“The last quarter of nineteenth century
was the most crucial period of Russian music. The newly opened
conservatories in Moscow and St. Petersburg gave rise to
professional education. The line of Russian composers goes back to
Mikhail Glinka (1804-1857) - the first famous Russian composer and
the first representative of nationalistic tradition, who made
nationalism the purpose of his work in order to revive the Russian
tradition after years of influence from Western music and Western
culture in general. The real nationalism as a tradition in music was
born in the middle of nineteenth century and associated with the
composers, the musician-innovators (innovators in
the sense of Russian music, which unlike Western contemporary music
was still amateur). They are considered as the first composers in
St. Petersburg's music school. After the opening of the St.
Petersburg and Moscow conservatories, the difference in two schools
was established. Maybe because St. Petersburg was the cultural
capital the National Music school was established there. Moscow at
the same time became the city of musical conservatism, the guardian
of conservatory western traditions and remained so until the second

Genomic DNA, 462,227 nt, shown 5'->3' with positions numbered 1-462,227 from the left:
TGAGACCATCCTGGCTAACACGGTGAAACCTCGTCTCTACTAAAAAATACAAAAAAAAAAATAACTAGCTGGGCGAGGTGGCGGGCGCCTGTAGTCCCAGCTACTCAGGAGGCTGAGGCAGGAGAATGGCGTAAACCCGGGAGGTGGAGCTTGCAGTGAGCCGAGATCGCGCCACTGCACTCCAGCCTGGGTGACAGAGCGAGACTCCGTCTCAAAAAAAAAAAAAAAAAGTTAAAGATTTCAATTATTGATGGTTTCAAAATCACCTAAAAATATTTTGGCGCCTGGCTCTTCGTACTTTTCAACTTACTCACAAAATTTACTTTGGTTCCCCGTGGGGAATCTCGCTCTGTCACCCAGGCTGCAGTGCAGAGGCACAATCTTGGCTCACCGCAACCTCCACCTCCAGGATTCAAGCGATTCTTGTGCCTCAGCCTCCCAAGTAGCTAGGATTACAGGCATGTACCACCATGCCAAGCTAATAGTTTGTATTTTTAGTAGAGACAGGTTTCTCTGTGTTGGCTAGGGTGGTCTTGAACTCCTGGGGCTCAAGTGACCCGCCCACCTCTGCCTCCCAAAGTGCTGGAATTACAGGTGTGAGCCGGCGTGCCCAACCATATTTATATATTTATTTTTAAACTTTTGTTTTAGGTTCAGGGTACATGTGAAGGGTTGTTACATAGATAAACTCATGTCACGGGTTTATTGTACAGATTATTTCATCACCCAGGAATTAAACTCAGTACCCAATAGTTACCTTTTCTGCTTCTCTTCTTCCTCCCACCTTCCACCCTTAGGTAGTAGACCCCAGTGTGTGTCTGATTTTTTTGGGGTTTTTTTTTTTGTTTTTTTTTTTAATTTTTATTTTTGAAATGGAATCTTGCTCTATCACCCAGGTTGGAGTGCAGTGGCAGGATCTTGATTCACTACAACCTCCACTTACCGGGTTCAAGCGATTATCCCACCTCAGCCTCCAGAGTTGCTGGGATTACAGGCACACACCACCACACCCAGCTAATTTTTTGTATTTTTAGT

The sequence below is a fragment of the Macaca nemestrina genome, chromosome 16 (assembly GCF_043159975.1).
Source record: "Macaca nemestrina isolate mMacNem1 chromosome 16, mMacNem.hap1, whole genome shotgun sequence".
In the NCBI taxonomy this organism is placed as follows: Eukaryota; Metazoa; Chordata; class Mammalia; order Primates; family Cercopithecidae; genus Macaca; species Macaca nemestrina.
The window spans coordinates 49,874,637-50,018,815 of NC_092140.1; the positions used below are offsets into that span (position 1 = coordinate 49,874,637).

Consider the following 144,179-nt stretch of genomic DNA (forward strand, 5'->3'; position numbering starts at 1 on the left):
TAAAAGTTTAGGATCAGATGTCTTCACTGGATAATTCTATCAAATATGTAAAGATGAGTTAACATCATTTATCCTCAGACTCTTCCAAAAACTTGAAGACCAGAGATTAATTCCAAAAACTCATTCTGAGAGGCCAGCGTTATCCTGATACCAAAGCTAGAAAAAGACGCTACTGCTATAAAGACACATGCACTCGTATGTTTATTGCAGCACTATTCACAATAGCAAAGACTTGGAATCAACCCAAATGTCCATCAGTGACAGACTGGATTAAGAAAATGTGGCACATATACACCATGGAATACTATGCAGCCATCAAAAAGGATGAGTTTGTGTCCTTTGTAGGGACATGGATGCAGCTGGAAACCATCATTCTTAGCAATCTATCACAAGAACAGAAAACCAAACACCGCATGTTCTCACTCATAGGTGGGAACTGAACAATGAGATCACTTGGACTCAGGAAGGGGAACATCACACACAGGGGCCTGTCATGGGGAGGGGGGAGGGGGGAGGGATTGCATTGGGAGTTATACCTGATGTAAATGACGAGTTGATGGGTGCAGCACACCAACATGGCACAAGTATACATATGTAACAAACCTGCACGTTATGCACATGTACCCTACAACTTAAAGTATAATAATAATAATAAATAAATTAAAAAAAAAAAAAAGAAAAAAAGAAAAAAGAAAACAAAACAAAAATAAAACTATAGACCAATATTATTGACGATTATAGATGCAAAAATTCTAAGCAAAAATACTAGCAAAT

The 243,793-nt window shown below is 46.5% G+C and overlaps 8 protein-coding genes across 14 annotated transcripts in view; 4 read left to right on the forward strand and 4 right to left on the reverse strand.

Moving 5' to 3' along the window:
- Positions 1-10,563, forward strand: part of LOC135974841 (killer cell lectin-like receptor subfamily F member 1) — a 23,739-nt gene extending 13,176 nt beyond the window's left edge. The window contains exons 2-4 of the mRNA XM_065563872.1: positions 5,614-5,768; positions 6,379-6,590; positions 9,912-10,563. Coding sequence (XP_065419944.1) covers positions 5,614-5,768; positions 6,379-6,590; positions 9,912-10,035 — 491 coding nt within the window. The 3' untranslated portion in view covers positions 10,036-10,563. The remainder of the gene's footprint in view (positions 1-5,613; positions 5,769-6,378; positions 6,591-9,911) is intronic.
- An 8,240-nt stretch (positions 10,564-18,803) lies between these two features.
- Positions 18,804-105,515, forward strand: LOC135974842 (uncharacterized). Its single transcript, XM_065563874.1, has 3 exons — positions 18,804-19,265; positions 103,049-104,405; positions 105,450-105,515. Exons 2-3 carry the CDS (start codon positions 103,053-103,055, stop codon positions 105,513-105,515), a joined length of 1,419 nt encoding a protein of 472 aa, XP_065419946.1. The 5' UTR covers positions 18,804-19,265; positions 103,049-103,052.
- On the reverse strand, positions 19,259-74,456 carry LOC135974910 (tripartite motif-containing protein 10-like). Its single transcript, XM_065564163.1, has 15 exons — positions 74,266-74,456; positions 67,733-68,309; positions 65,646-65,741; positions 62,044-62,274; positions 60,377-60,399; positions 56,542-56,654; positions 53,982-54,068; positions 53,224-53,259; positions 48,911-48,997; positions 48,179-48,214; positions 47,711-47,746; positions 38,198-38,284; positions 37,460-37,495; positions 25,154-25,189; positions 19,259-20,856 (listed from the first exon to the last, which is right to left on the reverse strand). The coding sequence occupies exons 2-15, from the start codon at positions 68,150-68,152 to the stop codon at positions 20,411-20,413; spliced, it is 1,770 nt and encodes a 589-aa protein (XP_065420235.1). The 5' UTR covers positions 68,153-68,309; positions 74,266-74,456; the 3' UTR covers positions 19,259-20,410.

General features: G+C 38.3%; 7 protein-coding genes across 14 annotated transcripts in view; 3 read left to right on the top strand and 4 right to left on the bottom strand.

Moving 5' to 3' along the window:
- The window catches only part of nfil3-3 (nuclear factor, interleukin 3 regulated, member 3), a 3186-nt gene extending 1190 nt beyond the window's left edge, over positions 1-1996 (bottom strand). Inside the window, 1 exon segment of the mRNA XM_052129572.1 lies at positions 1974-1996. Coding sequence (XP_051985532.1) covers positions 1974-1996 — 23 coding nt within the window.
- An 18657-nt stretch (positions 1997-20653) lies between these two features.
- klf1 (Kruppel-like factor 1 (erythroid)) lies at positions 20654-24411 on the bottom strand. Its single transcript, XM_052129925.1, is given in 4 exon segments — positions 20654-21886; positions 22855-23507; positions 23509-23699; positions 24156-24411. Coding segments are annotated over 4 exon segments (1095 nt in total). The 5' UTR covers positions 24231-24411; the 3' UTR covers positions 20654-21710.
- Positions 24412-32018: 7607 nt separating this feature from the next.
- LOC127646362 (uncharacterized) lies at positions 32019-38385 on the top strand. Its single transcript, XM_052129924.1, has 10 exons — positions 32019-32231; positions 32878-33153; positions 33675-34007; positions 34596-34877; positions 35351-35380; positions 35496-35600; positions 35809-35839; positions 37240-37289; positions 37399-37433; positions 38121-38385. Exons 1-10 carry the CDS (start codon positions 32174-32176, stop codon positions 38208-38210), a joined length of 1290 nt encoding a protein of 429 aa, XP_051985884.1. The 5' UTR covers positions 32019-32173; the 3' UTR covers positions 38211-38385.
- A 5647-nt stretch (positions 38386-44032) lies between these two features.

decade of this century, when new geniuses appeared. This school was
built on the authority of Tchaikovsky (though he graduated from St.
Petersburg conservatory, he did not continue the pure nationalistic
traditions, being strongly influenced by western music) and Nikolay
Igor Stravinsky (1882-1971) no doubt came
from the Russian National School. He studied composition with
Rimsky-Korsakov, and continued his teacher's traditions, but he came
at the time of dissolution of the national tradition. And as a
result he combined nationalists achievements with the new style of
neoimpressionism. Later he began to use Russian themes in a
sarcastic manner. In that sense Stravinsky's nationalism proves to
border on anti-nationalism, in caricature-like exaggeration. With
his music began a new era of relations between Western and Russian